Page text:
Dixie gun works southern rifle

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alaskaboy92

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I had a flintlock Dixie Tennesee Mountain Rifle that I built from a kit back in the 90s. Nice quality gun but was very muzzle heavy.

About 14 years ago I happened upon this rifle at Dixon's and it came home with me:

View attachment 179709

It is a Dixie TMR that was restocked in curly maple as a Pennsylvania rifle by George Dech. He retained the barrel, lock, triggers, and ramrod (which I replaced because it was some Japanese mystery wood). If you look closely, you can see that the barrel was turned to be 1/3 octagon x 2/3 round. This shaved at least a pound off the rifle and while it's still muzzle heavy it's much better balanced than the full octagon barrel.

In my experience the barrels are good and the locks spark well.

Note that they use a 9mm diameter ramrod, not a 3/8" rod. Track of the Wolf carries spares.

The Dixie TMR was discontinued several years ago but if you like it and the price is right, go for it.
That’s a beautiful rifle! Definitely a treasure
 
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This is a Pecatonica Tennessee Classic rifle I built. (There were a few challenges building this kit)
It was a beauty to see and shoot.
 

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They are pretty heavy but my biggest complaint was the quality of the locks and triggers. Since factory parts are no longer available repairs can be tough. Good news is a number of current locks and triggers can be modified to fit and all are better than the originals.
 

VAN

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In the early eighties I visited Dixie Gun Works with the idea of getting a Tennessee Rifle but bought only the lock, barrel and a different stock. The other parts came from different places. The barrel and lock were both made in Italy but have been great shooters ever since. The barrel is accurate, button rifled and loads smoother than any rifle I have owned. It may not be the same barrel as on the factory gun. I made my own version of a Tennessee style Mountain Rifle as I did not really like their finished gun too much with the grease hole in the stock. I shortened the .45cal barrel to 40" for better balance. I also have the Tennessee flintlock by L&R and a stainless vent liner to replace the drum so I can convert to flint when I want to.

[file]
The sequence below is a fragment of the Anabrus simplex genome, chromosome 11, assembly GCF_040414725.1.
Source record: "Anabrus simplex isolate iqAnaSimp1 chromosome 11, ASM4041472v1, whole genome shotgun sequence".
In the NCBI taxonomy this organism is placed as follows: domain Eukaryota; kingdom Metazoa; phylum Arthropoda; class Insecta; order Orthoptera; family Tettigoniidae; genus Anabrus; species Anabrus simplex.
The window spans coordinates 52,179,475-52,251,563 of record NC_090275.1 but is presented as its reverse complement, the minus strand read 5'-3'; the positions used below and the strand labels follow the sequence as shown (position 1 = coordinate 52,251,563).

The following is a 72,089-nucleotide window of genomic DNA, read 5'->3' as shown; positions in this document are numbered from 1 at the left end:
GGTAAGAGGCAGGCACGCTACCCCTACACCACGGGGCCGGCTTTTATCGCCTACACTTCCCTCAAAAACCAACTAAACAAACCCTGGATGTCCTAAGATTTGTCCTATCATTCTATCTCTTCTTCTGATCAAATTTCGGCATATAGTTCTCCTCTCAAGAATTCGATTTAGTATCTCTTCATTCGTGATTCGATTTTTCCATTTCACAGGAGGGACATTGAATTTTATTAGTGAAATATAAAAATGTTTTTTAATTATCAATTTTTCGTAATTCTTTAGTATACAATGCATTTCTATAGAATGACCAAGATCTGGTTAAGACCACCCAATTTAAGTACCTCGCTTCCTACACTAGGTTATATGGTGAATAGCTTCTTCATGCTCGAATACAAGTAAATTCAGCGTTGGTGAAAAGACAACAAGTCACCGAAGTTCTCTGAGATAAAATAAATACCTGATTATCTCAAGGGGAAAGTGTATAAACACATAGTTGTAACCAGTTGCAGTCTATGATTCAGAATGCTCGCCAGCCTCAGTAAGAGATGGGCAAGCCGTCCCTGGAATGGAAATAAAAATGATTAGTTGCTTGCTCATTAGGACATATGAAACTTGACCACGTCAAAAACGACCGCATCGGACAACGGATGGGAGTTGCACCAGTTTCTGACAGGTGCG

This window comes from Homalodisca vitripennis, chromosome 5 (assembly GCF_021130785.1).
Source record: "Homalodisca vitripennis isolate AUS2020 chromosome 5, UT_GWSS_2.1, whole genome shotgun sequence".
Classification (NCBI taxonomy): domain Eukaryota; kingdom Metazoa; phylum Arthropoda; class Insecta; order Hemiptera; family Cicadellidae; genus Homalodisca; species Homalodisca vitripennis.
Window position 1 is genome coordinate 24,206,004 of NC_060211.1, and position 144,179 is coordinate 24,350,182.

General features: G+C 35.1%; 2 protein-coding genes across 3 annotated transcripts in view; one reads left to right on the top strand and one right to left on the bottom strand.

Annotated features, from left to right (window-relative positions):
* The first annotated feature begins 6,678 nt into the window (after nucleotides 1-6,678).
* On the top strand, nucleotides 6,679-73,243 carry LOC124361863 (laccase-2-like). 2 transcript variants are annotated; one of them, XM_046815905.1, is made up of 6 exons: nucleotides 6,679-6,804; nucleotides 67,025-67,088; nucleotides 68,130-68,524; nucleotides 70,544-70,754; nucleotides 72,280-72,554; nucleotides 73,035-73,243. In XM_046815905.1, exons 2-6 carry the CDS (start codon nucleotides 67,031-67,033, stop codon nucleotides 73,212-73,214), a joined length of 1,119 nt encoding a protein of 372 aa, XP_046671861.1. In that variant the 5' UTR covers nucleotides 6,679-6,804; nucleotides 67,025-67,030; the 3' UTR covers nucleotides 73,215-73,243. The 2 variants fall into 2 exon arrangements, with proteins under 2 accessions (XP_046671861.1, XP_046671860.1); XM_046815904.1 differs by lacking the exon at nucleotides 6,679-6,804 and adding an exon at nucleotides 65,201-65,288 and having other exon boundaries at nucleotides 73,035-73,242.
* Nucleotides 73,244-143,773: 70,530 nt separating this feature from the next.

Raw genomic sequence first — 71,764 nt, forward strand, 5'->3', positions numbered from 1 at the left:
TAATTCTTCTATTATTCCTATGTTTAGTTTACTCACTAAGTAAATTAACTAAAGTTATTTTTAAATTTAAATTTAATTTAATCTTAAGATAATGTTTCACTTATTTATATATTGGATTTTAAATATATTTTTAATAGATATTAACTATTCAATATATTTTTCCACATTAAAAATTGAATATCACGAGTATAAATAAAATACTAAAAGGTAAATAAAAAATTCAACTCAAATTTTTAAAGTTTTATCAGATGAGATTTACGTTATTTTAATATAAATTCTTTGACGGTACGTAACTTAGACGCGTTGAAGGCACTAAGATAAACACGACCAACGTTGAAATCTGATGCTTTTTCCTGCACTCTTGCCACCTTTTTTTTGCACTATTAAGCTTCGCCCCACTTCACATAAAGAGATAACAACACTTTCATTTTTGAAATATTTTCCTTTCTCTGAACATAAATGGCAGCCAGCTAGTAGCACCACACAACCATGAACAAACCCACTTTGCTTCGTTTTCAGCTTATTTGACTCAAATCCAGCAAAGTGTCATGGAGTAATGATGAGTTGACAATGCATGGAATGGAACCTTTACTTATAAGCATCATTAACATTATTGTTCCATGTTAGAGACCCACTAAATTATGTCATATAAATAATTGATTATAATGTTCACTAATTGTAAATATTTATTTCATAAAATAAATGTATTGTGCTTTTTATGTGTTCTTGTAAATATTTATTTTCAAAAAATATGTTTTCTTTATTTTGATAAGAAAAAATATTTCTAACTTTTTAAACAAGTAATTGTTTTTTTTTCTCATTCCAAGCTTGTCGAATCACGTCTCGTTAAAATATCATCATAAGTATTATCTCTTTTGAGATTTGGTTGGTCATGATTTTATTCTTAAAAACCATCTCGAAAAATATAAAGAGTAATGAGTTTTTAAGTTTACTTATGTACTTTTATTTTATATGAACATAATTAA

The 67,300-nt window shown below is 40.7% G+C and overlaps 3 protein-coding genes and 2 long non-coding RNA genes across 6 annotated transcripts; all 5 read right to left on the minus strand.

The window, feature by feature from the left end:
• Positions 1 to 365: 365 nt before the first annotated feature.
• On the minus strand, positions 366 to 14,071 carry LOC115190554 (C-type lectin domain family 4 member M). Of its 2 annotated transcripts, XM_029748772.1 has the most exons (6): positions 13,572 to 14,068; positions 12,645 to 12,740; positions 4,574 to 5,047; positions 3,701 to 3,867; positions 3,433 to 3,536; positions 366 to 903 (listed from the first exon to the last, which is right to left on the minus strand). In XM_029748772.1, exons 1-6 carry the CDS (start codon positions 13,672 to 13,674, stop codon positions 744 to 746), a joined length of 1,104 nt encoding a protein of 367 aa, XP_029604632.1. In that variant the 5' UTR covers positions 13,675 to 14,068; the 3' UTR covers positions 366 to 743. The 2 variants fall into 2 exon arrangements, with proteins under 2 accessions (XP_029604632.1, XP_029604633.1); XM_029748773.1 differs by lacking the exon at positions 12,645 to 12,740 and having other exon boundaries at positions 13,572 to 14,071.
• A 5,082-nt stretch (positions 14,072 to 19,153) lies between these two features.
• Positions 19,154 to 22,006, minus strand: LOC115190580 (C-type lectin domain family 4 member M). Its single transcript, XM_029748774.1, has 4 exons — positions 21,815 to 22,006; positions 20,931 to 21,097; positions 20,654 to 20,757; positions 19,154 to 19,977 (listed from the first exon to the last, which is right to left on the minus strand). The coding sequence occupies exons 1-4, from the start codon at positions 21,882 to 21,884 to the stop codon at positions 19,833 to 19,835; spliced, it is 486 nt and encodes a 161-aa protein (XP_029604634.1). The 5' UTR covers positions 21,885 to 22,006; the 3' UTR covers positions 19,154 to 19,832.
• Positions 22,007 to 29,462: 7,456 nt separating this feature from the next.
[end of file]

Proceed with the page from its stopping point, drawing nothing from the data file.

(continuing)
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I've a couple of these over the years. There are significant differences between first run and later build models... Walnut stock, lighter barrel, slender stock with more drop. These are really great guns from a large manufacturer. The biggest challenge most have is being muzzle heavy. My early build .50cal with the 13/16 barrel (#133) weighs in at 7.6 while later build (#6969 gotta love that number) with the 15/16th barrel tips the scale at 9.4 which is pretty heavy. Of my entire collection only my Browning Mountain Rifle in .50 is heavier at 9.6 pounds.
 

alcessapiens

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I have a dgw Tennessee mountain rifle in left hand .50 . It’s a very nice rifle that had 1:56 rifling. It shot well although it is muzzle heavy but I got a good deal on a gm barrel 1:66 and swapped it out. I like it a lot and it’s still far lighter than my 40 inch j Goodoin barrel on a renegade. That’s heavy.
 
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